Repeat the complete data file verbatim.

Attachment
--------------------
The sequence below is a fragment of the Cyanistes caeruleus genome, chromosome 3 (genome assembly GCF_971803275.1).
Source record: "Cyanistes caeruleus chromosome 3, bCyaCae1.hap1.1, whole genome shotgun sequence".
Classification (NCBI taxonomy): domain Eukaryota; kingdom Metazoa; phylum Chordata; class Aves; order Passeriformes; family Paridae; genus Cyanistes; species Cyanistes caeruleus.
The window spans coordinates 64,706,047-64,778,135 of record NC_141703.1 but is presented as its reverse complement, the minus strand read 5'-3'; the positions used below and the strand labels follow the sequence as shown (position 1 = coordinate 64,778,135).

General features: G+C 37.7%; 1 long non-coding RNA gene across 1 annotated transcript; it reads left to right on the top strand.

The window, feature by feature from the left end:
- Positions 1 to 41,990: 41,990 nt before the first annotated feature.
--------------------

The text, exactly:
The sequence below is a fragment of the Cyanistes caeruleus genome, chromosome 3 (genome assembly GCF_971803275.1).
Source record: "Cyanistes caeruleus chromosome 3, bCyaCae1.hap1.1, whole genome shotgun sequence".
Classification (NCBI taxonomy): domain Eukaryota; kingdom Metazoa; phylum Chordata; class Aves; order Passeriformes; family Paridae; genus Cyanistes; species Cyanistes caeruleus.
The window spans coordinates 64,706,047-64,778,135 of record NC_141703.1 but is presented as its reverse complement, the minus strand read 5'-3'; the positions used below and the strand labels follow the sequence as shown (position 1 = coordinate 64,778,135).

General features: G+C 37.7%; 1 long non-coding RNA gene across 1 annotated transcript; it reads left to right on the top strand.

The window, feature by feature from the left end:
- Positions 1 to 41,990: 41,990 nt before the first annotated feature.